The situation for ISVs and platforms, he pointed out, is a bit more varied.
The Power of Preserving Options
For ISVs and platforms, Aberman told Webster, the move to becoming a PayFac is completing their offerings to their customers.
“If you are an ISV that’s selling software to salons, or a POS company or an eCommerce platform, payments is clearly a factor in what your clients are going to do,” Aberman said. “Not having payments as a piece of that solution can hurt the value proportion to the business. In fact, for a POS company, not being able to do payments possibly renders your software useless.”
Moreover, he noted, these firms have a vested interest in both controlling the end-to-end-payment experience – so they can improve it or tailor it to their user needs – and making money on it.
“The ISVs want to control the pricing, onboard, risk management, contract ownership – and the acquirers don’t have the right technology to do that,” Aberman said, adding that they are now letting them become master merchants, and the ISV or platform is now in the PayFac game.
For all of its advantages, however, that path becomes very, very expensive to build on their own, Aberman added – and it increases risk for the acquirer, who now has to trust the master merchant. That requires a great deal of inefficient, manual back-and-forth between the acquirer and the emerging PayFac in order to ensure that all of the due diligence ducks are in a row.
Aberman said that FinTech in general – and WePay in particular – have emerged to confront that problem by offering what he called “PayFac in a box,” which offers most of the benefits of the PayFac business model without all the messiness of the PayFac infrastructure construction project.
Some firms, he noted, will still choose to build their own infrastructure, and probably for good reason: Getting stronger margins by running payments in-house. Those players, he said, should work with a primary quiverer and insist on easy, modern APIs and the processing capacity from day one – all in an effort to assess whether that acquirer can offer the value needed in exchange for the cost and risk of the solution they are building.
“Being a PayFac,” Aberman emphasized, “isn’t just offering businesses a solution, but a robust solution.”
Aberman’s position now, as it was before the Chase acquisition, is that most ISVs and platforms would be best served by not being a PayFac process, but instead taking advantage of the PayFac-in-a-box solution.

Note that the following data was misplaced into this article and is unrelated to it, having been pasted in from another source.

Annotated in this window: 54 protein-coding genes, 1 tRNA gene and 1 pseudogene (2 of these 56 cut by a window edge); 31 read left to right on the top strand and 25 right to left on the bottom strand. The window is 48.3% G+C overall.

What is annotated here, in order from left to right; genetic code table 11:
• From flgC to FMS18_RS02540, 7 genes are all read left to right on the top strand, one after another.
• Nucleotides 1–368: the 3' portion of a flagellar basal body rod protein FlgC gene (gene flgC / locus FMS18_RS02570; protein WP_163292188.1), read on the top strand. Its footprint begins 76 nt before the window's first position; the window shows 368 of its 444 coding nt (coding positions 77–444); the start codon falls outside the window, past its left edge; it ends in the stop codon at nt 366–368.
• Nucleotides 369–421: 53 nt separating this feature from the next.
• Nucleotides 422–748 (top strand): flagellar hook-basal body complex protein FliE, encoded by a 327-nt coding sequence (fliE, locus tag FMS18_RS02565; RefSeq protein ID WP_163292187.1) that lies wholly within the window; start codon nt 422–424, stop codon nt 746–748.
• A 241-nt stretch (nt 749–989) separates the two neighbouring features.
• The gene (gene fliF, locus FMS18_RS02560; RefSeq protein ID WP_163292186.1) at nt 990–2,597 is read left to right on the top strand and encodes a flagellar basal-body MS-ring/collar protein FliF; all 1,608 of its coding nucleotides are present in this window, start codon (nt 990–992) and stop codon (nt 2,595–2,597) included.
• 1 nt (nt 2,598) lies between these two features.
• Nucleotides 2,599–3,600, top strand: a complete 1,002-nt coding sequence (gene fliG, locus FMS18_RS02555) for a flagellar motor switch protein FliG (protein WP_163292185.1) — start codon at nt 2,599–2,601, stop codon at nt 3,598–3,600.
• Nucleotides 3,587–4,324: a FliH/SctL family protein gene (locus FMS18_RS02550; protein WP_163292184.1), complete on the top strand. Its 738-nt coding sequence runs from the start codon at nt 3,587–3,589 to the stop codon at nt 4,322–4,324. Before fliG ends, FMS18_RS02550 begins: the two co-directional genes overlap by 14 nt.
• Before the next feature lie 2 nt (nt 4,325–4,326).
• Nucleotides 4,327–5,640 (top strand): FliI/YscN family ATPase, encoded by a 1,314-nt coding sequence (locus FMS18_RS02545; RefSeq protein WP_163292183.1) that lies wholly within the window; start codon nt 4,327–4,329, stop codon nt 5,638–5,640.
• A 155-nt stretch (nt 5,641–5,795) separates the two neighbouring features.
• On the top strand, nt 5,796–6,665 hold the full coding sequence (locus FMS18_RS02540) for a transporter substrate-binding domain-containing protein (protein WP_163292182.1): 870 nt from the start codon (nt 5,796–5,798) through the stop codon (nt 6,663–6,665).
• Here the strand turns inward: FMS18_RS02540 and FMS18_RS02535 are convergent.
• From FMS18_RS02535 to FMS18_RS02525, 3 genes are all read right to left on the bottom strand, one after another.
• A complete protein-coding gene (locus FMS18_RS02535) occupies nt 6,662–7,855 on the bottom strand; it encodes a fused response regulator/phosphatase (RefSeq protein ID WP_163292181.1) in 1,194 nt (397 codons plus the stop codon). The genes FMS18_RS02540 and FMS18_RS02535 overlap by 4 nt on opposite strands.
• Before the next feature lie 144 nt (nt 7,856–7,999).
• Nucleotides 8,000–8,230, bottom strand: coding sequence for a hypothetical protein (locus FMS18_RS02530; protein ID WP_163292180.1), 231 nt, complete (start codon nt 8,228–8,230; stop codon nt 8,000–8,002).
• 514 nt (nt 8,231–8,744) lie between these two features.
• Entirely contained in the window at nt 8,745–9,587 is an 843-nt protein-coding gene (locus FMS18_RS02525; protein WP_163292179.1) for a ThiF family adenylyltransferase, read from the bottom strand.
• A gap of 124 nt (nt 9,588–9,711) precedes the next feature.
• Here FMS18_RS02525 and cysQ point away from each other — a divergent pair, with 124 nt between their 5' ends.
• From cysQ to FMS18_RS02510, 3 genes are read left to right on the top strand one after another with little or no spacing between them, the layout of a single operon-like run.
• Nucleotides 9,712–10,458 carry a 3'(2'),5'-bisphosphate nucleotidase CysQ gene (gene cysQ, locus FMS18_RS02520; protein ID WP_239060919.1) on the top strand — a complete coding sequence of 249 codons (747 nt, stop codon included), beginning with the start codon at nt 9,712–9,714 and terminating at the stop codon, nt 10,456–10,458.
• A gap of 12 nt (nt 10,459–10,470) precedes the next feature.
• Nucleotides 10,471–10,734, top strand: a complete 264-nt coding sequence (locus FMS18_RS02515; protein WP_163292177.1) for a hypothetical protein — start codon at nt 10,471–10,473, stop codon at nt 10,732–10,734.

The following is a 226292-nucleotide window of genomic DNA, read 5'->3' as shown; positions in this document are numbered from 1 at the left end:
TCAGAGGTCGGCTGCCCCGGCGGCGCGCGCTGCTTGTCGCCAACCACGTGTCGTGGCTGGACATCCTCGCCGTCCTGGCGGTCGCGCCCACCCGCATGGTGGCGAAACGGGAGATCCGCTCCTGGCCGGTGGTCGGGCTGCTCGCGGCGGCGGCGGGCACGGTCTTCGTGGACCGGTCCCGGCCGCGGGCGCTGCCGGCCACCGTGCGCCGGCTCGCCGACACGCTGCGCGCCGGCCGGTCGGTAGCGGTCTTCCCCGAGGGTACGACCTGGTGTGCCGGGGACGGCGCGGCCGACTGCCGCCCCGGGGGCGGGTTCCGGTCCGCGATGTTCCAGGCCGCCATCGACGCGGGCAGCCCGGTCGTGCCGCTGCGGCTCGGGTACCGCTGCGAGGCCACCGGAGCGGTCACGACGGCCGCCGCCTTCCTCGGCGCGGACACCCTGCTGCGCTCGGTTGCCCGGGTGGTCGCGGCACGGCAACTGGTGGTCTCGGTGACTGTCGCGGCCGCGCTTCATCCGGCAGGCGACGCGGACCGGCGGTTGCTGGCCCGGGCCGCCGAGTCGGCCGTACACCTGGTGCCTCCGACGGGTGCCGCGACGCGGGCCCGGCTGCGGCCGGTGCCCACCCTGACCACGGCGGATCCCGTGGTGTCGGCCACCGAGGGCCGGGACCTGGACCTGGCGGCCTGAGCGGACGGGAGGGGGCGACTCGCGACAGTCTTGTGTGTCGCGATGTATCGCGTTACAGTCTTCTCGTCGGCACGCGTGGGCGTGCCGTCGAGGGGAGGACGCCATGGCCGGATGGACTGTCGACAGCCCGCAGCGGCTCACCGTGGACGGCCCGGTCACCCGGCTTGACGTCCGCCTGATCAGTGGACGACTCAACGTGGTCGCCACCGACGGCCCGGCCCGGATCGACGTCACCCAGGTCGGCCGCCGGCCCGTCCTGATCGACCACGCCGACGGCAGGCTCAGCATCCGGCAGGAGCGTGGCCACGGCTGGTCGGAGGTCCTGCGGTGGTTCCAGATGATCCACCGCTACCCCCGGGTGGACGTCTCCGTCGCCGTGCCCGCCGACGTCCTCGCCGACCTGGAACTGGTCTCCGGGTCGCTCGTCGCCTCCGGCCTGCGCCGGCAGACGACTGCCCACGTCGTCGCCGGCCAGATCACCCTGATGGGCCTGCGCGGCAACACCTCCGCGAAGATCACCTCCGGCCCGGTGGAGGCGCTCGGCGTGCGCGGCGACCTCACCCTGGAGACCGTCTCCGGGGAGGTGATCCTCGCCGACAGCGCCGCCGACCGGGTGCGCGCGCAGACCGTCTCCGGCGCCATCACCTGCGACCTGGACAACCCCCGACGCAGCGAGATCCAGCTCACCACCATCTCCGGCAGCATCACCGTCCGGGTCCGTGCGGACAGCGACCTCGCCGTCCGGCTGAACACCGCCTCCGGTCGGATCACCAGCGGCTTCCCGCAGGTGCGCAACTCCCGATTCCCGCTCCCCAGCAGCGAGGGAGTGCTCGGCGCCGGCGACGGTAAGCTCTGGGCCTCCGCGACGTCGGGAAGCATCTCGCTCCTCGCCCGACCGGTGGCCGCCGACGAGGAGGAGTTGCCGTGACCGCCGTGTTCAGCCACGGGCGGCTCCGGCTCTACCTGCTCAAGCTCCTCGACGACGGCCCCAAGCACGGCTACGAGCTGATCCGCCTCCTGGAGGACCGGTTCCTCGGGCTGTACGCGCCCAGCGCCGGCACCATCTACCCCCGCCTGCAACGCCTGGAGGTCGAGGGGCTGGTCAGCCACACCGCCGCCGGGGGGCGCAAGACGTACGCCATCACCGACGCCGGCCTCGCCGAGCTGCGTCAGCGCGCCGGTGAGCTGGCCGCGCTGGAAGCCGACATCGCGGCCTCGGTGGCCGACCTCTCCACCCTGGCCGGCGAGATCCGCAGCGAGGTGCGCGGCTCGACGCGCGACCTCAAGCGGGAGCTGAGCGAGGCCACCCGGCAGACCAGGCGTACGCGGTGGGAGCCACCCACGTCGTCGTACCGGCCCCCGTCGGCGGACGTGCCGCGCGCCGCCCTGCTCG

But these days, he noted, WePay has become a bit more agnostic on that issue. Now, as part of Chase, WePay can sponsor PayFacs, using the WePay API to “form the connective tissue to Chase.” That slightly changes the offering they can make to the ISVs and software platforms.
“Being a PayFac used to mean having to be centrally involved in the flow of funds, [but] that really isn’t the case so much anymore,” Aberman pointed out.
WePay’s APIs take the three core functions of PayFac – onboarding, payment processing and payout processing – to give WePay a great deal more visibility into the operation of a PayFac and, therefore, the ability to do more for them.
“For us, that now means giving options to software platforms and ISVs,” Aberman said. “We can give ISVs all of the benefits of being a PayFac without the costs, so I still say that for most, being a PayFac doesn’t deliver the ROI that they might think. But as part of Chase, we are able to register an ISV or a software platform as a PayFac, and act purely as a dumb pipe if that’s what the client wants.”
And, Webster asked, is it what clients want?
Aberman said that what clients want most now is optionality.
When he and his team explain that WePay can help them become a PayFac or be that for them today, clients are receptive. They like to know the option is open should they want to pursue it someday.
“What we hear is that knowing we can serve as an on-ramp to becoming a PayFac is more important than becoming one today,” Aberman noted. “We hear a lot of ‘that’s great, but no need to rush into that right now.’”